Stop Magento Permissions Errors … Permanently

When working with customers not hosting with Sonassi Hosting, we continually run into the same permissions errors – along with the rest of the Magento using world. This isn’t an issue if PHP runs as the same user as your FTP/SSH user, but if they are different, all kinds of headaches ensue.

Whenever granted root access to a server, we normally carry out the following, to rule out any future permissions headaches. Please bear in mind, this practice is secure for dedicated hosting but may present security issues with shared hosting if the Apache process isn’t chroot’ed per user.

In our example, the user is sonassi and the group is apache

Add the FTP/SSH user to the Apache group

Most importantly, we need to make sure that the FTP/SSH user is part of the Apache group, in our example, its apache (but is also commonly www-data)

usermod -a -G apache sonassi

Keep adding as many users to the group as you have for FTP/SSH.

Reset original permissions

So before we start, lets make sure all the permissions are correct.

chown -R sonassi:apache /home/sonassi/public_html
find /home/sonassi/public_html -type d -exec chmod 775 {} \;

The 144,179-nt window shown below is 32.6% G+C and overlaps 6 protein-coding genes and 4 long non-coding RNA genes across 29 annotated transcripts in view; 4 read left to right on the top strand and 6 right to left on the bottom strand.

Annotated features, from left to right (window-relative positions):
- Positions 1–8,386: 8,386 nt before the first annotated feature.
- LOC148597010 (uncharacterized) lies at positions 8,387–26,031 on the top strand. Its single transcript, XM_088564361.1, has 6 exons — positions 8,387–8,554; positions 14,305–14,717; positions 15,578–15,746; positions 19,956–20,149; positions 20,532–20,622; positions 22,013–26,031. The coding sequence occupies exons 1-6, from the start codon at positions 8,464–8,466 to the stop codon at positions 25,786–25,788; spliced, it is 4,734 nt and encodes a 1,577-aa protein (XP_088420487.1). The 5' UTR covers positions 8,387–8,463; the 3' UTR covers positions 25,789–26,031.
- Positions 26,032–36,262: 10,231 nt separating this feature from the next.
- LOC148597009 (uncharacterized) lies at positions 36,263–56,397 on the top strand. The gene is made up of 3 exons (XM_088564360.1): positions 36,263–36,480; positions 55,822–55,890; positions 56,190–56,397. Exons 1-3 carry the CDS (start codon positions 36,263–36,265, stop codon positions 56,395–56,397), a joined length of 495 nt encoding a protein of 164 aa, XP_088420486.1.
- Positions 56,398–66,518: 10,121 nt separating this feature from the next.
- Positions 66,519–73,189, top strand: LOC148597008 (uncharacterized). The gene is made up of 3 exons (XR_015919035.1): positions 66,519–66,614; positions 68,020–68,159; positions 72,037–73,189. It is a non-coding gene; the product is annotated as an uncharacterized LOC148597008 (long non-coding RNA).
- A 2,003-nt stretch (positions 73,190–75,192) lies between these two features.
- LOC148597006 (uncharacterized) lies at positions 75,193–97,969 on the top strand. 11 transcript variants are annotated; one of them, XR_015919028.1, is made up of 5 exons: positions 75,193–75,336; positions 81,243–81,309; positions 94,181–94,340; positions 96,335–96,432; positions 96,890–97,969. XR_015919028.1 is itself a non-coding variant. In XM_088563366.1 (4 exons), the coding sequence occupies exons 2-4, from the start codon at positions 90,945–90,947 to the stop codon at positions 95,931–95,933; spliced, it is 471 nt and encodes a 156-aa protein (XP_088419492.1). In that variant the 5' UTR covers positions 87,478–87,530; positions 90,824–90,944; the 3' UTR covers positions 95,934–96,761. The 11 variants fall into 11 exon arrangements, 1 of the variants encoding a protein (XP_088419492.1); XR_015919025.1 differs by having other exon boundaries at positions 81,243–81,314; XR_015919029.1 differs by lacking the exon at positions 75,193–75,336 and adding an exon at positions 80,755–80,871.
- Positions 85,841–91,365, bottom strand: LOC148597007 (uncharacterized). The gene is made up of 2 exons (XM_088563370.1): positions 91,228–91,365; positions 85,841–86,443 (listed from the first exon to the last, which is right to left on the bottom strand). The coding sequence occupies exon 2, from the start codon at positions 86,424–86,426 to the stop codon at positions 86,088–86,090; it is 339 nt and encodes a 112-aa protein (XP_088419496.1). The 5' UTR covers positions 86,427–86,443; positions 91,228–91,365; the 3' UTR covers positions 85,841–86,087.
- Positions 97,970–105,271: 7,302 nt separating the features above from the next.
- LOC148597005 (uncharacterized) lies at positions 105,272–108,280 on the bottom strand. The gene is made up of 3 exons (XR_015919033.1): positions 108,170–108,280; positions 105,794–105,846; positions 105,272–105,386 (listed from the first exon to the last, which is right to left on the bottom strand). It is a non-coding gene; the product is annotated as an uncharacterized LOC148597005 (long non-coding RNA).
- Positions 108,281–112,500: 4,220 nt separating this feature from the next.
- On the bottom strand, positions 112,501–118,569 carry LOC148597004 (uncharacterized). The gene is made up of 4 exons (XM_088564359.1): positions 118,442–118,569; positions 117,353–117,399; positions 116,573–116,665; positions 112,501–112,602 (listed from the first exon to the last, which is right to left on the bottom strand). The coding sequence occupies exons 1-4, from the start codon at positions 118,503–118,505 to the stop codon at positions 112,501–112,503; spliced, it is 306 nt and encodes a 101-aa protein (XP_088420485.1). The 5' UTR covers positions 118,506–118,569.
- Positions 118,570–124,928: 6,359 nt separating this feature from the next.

find /home/sonassi/public_html -type f -exec chmod 664 {} \;

ACLs and Sticky Bits

ACLs in Linux allow us to define specific rules, in our case, what permissions files should inherit upon creation. A sticky bit (mentioned later) takes care of group inheritance, but does not help with the permissions, which is why we use ACLs.

Start by enabling ACL support on the active partition, please ensure your Kernel was compiled with ACL support

mount -o remount,acl /home

Now ACLs are enabled, we can set the ACL rules and group sticky bits:

setfacl -d -m u::rwx,g::rwx,o::rx /home/sonassi/public_html
chmod g+s /home/sonassi/public_html

But I don’t have ACL support

If your Kernel doesn’t support ACLs you can also use umask (which is a run time setting for BASH, FTP and PHP) to set the default file permissions. Magento usually sets umask(0) in index.php, however, it would be in your interests to change this.

In your index.php change the umask line to be

umask(022);

And in your BASH environment for SSH, set this in either you .bashrc or .bash_profile

umask 022

For your FTP server, you’ll need to read the documentation for it, but the principal is the same.

All done

Now, whenever a new file is created, it will be created with the correct permissions and group, allowing your FTP/SSH user to create files and the web server will still be able to write and vice-versa.

Now sit back and relax knowing you’ll never be recursively setting permissions again, or never experience the issue by changing your hosting to the UKs best Magento specialist host, Sonassi Hosting.